Scientists measure wind speed in a brown dwarf


A team of American and British researchers used data collected by NASA’s Spitzer Space Telescope and the Very Large Array radio telescope (VLA), of the National Science Foundation Karl G. Jansky, to calculate how fast winds circulate in a (almost) star. This is the first time that this type of measurement has been performed and, as you might imagine, the wind in stars like these is rough!

The star in question consists of a brown dwarf cataloged as 2MASS J10475385 + 2124234 and which is about 34 light-years away from Earth. This star is similar in size to Jupiter’s, except that it is about 40 times more massive – and does not have enough mass to house the thermonuclear reactions that normally occur in the nuclei of stars themselves.

This means that brown dwarfs are, in a nutshell, quasi-stars often referred to as “failed stars”. The fact is that, in order to calculate how fast the winds circulate through the dwarf, in addition to examining the observations conducted by the telescopes we mentioned earlier, the scientists also relied on studies related to gas giants that make up the Solar System.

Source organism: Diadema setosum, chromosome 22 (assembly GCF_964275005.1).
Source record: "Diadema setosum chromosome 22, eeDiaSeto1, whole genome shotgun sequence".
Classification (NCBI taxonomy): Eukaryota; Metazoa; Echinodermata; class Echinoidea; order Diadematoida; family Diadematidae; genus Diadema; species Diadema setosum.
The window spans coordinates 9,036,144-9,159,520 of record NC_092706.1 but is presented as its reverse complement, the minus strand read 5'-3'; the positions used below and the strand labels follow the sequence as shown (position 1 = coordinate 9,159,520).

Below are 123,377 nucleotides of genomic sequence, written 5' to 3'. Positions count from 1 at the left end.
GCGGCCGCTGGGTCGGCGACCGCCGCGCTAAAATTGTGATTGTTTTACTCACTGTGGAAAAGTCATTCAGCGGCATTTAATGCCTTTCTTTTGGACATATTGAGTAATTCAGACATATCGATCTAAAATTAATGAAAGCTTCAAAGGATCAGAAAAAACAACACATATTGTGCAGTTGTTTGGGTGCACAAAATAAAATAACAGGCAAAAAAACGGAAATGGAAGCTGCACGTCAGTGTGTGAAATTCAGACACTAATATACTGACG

More specifically, the researchers took into account observations made on Jupiter that pointed out disparities in its rotational period. Radio telescopes captured emissions produced by the interaction between electrons and the planet’s magnetic field, originating further inland, revealing a rotational period, while observations conducted at wavelengths in the visible and infrared range, focused on the outermost layers of the Jupiter atmosphere, pointed to a different period.

These surveys, in turn, helped scientists to demonstrate that the planet’s atmosphere “spins” faster than its inner region, as well as to model the dynamics of winds on Jupiter – which can reach 370 kilometers per hour and are partially responsible for such a difference in the orbital period.

Anyway, the scientists decided to apply the same reasoning to observe what the dynamics would look like in the brown dwarf. Because, after conducting similar observations, the researchers found that there were also differences between the speed of rotation of the outermost layers of the atmosphere and its interior – and that the winds blow in the “quasi-star” at almost 2,300 kilometers per hour . Have you thought about how it shouldn’t be in a real star?

The cool thing about the study is that this same method can be used to help measure wind in other “failed stars” and also in exoplanets – in addition to helping scientists better understand how atmospheric mechanisms work in distant stars.


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